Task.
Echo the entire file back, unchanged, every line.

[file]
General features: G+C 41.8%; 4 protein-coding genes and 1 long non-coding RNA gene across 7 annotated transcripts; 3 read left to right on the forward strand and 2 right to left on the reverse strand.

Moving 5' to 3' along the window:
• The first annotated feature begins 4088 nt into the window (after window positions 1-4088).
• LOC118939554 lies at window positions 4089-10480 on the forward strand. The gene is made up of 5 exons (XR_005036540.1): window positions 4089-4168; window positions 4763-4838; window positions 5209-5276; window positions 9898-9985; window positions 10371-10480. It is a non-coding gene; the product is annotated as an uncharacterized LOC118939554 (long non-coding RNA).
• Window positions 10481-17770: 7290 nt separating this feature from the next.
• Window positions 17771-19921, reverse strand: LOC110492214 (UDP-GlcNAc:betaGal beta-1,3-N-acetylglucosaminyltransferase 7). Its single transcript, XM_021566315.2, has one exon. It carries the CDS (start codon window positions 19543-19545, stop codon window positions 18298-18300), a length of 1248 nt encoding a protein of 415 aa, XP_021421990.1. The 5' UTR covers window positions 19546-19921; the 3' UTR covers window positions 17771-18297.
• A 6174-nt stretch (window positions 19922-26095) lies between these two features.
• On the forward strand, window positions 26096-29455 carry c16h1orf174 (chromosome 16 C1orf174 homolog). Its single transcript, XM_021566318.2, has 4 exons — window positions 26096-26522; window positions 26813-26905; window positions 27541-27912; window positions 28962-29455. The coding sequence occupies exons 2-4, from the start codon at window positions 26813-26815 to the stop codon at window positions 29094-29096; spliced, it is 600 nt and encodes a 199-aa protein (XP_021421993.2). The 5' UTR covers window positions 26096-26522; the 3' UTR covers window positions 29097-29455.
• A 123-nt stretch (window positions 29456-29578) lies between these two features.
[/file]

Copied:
General features: G+C 41.8%; 4 protein-coding genes and 1 long non-coding RNA gene across 7 annotated transcripts; 3 read left to right on the forward strand and 2 right to left on the reverse strand.

Moving 5' to 3' along the window:
• The first annotated feature begins 4088 nt into the window (after window positions 1-4088).
• LOC118939554 lies at window positions 4089-10480 on the forward strand. The gene is made up of 5 exons (XR_005036540.1): window positions 4089-4168; window positions 4763-4838; window positions 5209-5276; window positions 9898-9985; window positions 10371-10480. It is a non-coding gene; the product is annotated as an uncharacterized LOC118939554 (long non-coding RNA).
• Window positions 10481-17770: 7290 nt separating this feature from the next.
• Window positions 17771-19921, reverse strand: LOC110492214 (UDP-GlcNAc:betaGal beta-1,3-N-acetylglucosaminyltransferase 7). Its single transcript, XM_021566315.2, has one exon. It carries the CDS (start codon window positions 19543-19545, stop codon window positions 18298-18300), a length of 1248 nt encoding a protein of 415 aa, XP_021421990.1. The 5' UTR covers window positions 19546-19921; the 3' UTR covers window positions 17771-18297.
• A 6174-nt stretch (window positions 19922-26095) lies between these two features.
• On the forward strand, window positions 26096-29455 carry c16h1orf174 (chromosome 16 C1orf174 homolog). Its single transcript, XM_021566318.2, has 4 exons — window positions 26096-26522; window positions 26813-26905; window positions 27541-27912; window positions 28962-29455. The coding sequence occupies exons 2-4, from the start codon at window positions 26813-26815 to the stop codon at window positions 29094-29096; spliced, it is 600 nt and encodes a 199-aa protein (XP_021421993.2). The 5' UTR covers window positions 26096-26522; the 3' UTR covers window positions 29097-29455.
• A 123-nt stretch (window positions 29456-29578) lies between these two features.